Biometric payments – bank priorities vs consumer perceptions

By Lina Andolf-Orup at Fingerprints. 

When it comes to new payments technologies, it’s often difficult to know what consumers are thinking, and banks have a lot on their plates. When introducing new solutions and services, aligning a bank’s transformation strategy with the desires of consumers is an interesting chart to plot. Following our consumer research, we recently set out to understand how the opinions of banks compared – including understanding the importance placed on biometrics and why.    

One thing that’s clear is that both banks and consumers have embraced contactless. As one of the biggest changes to payments in recent years, it’s now almost ubiquitous in several markets, with usage rising year-on-year.

With technology advancing however, biometric payment cards are set to be ‘the next big thing’. Offering the ability to move away from payment caps, while improving security and convenience, the draws for banks are clear. And many are now looking to deploy them sooner rather than later. However, when comparing banks’ priorities with our consumer research, there are both similarities and differences worth aligning.

It’s all about contactless, but…

The one thing that everyone can agree on is the importance of contactless payments. Both banks and consumers consider them to be the most important payment method. Whether this is through a card or a mobile, the days of mag stripe (and, dare I say Chip & PIN!) are numbered.

88% of the banks we spoke with agreed that contactless is the main payment priority in the coming years.

However, there is one striking difference between consumers and banks when it comes to contactless payments.

For the banks, the biggest issue with contactless is being able to lift the payment cap, but security is consumers’ main concern.

38% of consumers see security as a key barrier to using the technology, with 51% being worried or very worried about fraud.

This is not to say that banks are not worried about security and fraud – after all, it’s the banks that accept the liability for the new wave of contactless card fraud. Rather, the benefits and return of offering contactless outweigh the cost of fraud.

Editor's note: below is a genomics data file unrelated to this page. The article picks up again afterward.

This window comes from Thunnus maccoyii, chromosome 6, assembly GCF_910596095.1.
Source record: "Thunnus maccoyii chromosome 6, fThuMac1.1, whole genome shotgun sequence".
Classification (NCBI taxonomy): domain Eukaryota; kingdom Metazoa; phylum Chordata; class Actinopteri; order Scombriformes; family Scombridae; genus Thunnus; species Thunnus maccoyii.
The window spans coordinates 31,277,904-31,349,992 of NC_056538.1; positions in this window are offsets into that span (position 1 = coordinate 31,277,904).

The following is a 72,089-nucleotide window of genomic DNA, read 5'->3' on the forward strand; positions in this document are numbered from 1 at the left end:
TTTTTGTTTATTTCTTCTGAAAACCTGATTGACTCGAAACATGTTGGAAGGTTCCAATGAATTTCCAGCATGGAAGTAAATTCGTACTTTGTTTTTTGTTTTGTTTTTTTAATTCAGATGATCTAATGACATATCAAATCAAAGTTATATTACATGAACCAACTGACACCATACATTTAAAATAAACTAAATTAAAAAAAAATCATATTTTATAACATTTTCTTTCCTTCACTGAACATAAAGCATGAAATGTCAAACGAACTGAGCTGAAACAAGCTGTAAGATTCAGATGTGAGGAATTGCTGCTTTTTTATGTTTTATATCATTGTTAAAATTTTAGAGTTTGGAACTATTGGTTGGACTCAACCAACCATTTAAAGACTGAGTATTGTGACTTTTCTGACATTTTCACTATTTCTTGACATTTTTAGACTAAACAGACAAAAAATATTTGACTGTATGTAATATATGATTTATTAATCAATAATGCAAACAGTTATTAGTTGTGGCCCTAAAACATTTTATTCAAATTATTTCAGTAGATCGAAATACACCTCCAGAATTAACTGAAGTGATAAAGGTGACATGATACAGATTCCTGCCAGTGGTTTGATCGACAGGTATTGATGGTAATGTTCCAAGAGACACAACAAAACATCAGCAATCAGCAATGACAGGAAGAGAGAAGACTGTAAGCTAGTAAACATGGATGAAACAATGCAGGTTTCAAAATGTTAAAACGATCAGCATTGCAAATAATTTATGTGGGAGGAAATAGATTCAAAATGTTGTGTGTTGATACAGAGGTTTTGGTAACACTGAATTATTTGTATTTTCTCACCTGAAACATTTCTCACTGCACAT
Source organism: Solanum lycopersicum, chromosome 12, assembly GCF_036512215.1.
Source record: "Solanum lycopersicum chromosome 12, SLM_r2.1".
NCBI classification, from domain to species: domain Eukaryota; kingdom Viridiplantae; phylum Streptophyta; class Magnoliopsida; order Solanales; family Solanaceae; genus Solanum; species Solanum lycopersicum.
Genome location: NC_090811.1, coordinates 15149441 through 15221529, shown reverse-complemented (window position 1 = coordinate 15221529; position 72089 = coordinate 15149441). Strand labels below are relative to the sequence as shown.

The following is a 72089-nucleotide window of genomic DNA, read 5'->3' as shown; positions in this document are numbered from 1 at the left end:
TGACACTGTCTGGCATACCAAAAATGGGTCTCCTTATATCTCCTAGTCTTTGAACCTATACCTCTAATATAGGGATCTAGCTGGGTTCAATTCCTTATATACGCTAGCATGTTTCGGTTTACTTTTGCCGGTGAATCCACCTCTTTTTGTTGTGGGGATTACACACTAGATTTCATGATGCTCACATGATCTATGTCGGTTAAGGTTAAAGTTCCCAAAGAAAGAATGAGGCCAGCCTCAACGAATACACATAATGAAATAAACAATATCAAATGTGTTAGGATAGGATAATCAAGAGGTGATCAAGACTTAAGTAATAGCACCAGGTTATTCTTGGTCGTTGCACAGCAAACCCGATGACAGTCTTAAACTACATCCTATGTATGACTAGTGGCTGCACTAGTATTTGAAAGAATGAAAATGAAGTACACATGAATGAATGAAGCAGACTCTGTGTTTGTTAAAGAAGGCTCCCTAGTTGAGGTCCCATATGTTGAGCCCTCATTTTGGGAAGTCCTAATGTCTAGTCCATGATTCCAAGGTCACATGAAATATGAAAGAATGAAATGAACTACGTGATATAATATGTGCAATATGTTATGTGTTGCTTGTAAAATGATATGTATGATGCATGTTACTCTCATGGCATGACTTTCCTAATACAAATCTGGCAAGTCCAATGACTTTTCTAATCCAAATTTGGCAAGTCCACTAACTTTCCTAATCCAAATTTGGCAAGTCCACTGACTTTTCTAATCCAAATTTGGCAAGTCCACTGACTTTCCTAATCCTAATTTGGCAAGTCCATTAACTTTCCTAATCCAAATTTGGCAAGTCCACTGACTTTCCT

But, there is an opportunity for banks here.

Introducing biometric payments can help address consumers’ security concerns while empowering banks to finally lift the payment cap. The widespread proliferation of biometrics for smartphone authentication means consumers are comfortable with the technology. Plus, with added security, it can finally enable those high-value contactless payments, creating a win-win for both banks and consumers.

When it comes to using biometrics on contactless cards, 50% of consumers said they would even be willing to pay for the technology.

There are still concerns to be addressed, though, particularly around privacy and where the fingerprint data is stored. But this is largely a challenge of education, not of technology – all data stays on the card itself, meaning it never leaves the consumer.

What’s clear from our research, though, is that consumers consider biometric payment cards more secure than standard contactless payment cards.

So, what else are banks and consumers thinking when it comes to biometric payments?

Let’s talk about UX

User experience is a priority for both parties too. Banks and consumers recognize that biometric cards uniquely balance both convenience and security. But what’s more, both recognise the importance of having a smooth enrolment process that consumers can manage themselves.

Sure, perfecting the day-to-day payment experience is essential, but if the initial enrolment is difficult, clunky or confusing, the concept will fail before it has started.

79% of banks see biometric card self-enrolment being key, which is aligned with the consumers’ view.

Getting this right and making sure consumers are able to self-enrol will be crucial to driving adoption and promoting word-of-mouth advocacy.

Everyone is (almost) on the same level

When it comes to biometric payments, it seems that the banks have a good idea of what their customers are thinking. Ease of use, a move away from payment caps, and the ‘coolness’ factor are the major selling points for both consumers and banks, but educating consumers around security remains key.

With biometrics, banks can offer consumers both peace of mind from fraud, as well as an enjoyable and convenient UX. In short, the technology is now in place to enhance trust in contactless and help it reach its full potential.

Keen to learn more about banks’ biometric plans? Download the eBook now.

 

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Categories: Biometrics

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